Needing to get up to $1.1 billion in savings to balance the last two quarters of the current state budget, the house passed its supplemental budget bill today adding $345 million in savings (mostly cuts) to the $588 million in cuts they made during the special session. (They've got another $260 million to go.)
Spared: The Disability Lifeline—a medical and living expenses stipend for unemployable adults with disabilities—which the governor had cut in her proposal.
The Republicans also pitched cutting the Disability Lifeline in their supplemental budget proposal.
Today's Loser: Sound Transit.
According to a survey of Southeast Seattle residents by the Transportation Choices Coalition and OneBusAway, transit riders (and Seattle residents in general) remain cool to the idea of riding light rail, in large part because they don't understand how to use the new rail system and believe the closest rail stop is too far away.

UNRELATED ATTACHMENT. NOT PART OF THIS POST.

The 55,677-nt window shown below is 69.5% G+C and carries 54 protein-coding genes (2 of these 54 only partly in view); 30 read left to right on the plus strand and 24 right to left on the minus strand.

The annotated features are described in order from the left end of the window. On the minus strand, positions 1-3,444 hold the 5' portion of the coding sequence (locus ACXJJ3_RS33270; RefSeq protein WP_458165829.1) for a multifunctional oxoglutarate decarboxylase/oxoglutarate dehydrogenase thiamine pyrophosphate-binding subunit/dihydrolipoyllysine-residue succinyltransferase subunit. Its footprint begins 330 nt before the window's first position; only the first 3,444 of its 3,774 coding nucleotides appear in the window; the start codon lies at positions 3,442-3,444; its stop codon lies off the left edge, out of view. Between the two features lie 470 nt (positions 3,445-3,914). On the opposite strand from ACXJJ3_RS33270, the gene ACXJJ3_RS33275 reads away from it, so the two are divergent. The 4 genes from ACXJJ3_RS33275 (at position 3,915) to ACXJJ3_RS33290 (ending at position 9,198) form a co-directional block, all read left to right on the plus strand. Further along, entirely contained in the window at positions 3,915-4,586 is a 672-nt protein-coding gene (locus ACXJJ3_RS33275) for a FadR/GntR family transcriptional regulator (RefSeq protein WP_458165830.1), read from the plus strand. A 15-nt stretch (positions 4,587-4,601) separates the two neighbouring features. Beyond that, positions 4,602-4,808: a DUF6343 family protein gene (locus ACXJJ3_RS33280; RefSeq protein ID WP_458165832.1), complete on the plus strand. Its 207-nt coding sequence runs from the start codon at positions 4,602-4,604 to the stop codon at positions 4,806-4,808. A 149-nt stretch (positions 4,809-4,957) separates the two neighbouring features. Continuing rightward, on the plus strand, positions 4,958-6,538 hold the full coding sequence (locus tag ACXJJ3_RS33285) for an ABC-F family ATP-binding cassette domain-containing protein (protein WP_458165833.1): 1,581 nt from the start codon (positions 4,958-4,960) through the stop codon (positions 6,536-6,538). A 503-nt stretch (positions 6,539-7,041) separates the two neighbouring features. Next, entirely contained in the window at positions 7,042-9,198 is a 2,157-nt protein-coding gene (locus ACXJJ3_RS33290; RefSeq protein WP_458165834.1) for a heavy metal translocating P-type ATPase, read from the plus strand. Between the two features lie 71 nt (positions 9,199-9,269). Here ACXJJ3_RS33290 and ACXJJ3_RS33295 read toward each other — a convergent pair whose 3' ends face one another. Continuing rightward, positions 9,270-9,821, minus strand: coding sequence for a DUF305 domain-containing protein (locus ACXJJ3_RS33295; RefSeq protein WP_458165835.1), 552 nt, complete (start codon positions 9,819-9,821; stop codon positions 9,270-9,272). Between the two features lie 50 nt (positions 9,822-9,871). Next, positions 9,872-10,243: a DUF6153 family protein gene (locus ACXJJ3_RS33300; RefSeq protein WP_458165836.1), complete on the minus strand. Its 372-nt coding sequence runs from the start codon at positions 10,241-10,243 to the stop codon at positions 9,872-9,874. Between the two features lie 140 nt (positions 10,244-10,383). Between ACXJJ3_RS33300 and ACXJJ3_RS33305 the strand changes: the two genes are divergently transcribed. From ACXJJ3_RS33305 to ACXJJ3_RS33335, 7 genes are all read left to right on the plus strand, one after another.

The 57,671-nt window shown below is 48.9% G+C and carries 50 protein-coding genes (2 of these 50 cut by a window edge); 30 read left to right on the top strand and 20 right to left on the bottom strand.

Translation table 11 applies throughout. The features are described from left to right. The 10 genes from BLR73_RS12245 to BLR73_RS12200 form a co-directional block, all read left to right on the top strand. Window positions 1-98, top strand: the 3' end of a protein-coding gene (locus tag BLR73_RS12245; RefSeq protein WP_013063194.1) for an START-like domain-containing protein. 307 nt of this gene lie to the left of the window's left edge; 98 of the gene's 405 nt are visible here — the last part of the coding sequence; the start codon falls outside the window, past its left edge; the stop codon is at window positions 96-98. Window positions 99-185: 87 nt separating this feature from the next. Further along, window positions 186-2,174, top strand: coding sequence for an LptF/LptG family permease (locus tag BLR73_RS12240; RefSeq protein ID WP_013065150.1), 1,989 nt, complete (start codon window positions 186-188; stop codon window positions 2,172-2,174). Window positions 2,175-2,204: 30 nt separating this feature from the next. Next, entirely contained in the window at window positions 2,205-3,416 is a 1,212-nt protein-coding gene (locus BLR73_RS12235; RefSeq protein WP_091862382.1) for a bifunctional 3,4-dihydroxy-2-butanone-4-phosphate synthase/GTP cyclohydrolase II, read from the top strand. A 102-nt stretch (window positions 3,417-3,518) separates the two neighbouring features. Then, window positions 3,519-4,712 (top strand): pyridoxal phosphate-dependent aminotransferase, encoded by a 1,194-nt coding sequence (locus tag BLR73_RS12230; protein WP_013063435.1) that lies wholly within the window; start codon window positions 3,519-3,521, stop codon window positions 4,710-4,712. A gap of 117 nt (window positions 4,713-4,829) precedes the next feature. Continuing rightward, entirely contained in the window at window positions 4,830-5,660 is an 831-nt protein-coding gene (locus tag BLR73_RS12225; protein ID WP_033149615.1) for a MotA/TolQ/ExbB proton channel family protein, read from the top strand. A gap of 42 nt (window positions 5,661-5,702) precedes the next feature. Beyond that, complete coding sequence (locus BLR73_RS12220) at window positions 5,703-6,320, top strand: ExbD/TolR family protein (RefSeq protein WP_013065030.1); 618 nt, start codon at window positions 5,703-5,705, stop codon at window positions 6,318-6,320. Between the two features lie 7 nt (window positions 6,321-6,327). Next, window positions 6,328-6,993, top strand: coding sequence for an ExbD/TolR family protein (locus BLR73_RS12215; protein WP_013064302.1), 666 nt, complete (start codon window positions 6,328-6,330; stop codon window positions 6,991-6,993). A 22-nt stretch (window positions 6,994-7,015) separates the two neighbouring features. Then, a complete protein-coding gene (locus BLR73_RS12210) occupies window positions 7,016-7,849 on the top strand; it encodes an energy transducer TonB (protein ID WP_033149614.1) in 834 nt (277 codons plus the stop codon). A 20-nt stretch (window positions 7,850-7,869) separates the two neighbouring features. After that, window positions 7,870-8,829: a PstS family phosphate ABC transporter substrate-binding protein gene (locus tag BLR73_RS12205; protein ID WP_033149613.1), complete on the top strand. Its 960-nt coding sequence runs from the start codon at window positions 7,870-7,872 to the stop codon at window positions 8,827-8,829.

Among the stats:
Nearly 40 percent of those surveyed thought the walk to the nearest light rail station was "difficult or somewhat difficult."
More than 20 percent thought it was too difficult to get customer information on how to use light rail.
Just seven percent of respondents said that if they need to go downtown they would use the light rail.
And overall, about half the respondents drove alone to work at least four days a week, with women (41 percent) much less likely to drive alone than men (61 percent.